For more tricks and guides from the Rocket Yard, visit our Tech Tips section and view more Rocket Yard Guides here.


LEAVE A COMMENT


  • When I try to set up 2 Factor authentication, it says a code is being sent to “trusted devices” but I never get that message.




  • You know what else sucks? When you decide to upgrade both your Mac Air and your iMac desktop to Sierra at the same time, and you innocently choose to turn on 2-step verification for your Apple ID on the first device, and the second device can’t help you because it’s in the middle of the update … and your phone is logged in under another Apple ID and it won’t get text messages to verify the two OS devices.

    It would really improve two-step verification if it could be selectively implemented for certain devices (i.e., laptops, phones, and tablets) while the desktop is allowed to skip that rigmarole.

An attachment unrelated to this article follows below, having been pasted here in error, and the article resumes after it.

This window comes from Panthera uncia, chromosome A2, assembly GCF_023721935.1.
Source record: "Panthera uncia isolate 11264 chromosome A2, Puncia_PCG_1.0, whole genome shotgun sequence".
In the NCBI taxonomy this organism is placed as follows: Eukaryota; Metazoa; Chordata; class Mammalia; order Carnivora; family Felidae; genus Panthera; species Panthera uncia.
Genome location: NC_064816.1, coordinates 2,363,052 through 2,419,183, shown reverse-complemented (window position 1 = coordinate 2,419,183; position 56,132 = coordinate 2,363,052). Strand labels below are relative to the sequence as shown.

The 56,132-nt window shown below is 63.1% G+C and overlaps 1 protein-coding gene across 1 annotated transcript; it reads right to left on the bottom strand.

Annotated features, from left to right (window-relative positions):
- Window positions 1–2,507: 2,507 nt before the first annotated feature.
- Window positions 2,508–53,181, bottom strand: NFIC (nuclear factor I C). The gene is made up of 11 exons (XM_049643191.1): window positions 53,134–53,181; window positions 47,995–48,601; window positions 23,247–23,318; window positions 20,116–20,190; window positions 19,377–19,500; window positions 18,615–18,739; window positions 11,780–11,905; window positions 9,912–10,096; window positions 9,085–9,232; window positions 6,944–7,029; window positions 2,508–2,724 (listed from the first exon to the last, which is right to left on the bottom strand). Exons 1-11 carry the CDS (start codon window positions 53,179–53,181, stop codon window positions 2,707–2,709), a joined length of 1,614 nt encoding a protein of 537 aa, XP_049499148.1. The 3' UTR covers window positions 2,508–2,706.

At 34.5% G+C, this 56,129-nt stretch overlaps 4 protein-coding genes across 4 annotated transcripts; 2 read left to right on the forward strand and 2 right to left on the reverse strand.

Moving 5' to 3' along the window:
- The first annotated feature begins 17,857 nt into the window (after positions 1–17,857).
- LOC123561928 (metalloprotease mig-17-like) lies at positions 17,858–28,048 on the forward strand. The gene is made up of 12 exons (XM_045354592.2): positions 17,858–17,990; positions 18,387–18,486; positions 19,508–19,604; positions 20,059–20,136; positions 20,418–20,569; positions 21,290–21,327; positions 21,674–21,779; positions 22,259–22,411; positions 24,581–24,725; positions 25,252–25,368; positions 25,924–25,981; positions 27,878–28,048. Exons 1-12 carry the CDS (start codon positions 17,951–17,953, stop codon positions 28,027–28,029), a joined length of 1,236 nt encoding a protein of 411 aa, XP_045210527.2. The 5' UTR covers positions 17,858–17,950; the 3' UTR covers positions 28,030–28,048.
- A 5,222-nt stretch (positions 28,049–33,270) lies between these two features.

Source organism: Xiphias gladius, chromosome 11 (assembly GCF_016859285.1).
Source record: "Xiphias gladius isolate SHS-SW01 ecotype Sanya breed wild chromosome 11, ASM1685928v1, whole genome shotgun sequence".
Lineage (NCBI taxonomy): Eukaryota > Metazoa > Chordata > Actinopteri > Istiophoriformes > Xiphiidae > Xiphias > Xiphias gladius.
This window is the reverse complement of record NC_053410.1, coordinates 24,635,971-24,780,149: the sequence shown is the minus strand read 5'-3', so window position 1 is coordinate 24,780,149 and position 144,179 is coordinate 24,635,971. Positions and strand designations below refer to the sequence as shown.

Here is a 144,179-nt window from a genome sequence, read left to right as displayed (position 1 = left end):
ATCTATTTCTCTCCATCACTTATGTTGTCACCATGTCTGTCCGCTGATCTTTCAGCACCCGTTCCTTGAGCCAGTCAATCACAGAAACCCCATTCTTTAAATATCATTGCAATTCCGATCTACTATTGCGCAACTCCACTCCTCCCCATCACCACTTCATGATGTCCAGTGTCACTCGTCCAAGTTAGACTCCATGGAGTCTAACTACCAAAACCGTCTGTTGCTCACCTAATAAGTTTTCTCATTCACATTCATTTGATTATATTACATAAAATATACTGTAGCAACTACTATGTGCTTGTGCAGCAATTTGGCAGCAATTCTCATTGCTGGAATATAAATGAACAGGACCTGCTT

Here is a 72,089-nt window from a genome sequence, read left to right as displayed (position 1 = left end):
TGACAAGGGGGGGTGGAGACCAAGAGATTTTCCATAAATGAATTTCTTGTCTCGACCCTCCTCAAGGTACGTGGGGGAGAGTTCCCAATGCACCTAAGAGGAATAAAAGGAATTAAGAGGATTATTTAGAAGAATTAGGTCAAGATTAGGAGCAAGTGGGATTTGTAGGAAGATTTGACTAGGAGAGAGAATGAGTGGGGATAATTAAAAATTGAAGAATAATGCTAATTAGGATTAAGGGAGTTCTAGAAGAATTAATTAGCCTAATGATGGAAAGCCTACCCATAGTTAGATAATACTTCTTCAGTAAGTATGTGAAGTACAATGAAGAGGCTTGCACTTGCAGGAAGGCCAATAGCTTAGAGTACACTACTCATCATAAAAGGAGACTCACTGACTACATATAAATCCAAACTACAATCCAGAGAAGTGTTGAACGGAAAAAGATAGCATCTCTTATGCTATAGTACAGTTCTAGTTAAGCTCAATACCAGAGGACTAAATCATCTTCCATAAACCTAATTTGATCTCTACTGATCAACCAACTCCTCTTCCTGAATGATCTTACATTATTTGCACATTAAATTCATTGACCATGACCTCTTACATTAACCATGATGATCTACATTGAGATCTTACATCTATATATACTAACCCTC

Arguably, mobile devices are the ones most likely to be stolen — I can’t see anybody trying to walk away with a 21″ iMac from a home office — so why do desktop computers have to undergo this? Apple obviously knows which devices I have logged in under which Apple IDs.




  • Is there anything you can do if you are now in recovery mode and have been waiting for two weeks to get an email. Locked out of Mac and Iphone. Why does it take so long to get this fixed?




  • The article made no mention of app specific password change required for 2 FA. When I turned on 2 FA my iPhone worked but my iMac suddenly stopped receiving Messages. I turned off 2 FA and so far i’m still not receiving Messages.




  • You know what two-factor authentication really sucks for? When a customer drops off their Apple device at your shop (especially the customers who are having password problems), and every problem you try to fix not only requires you to play “mother may I” with Apple, but to call the customer to ask what is the magic number that just appeared on their iPhone.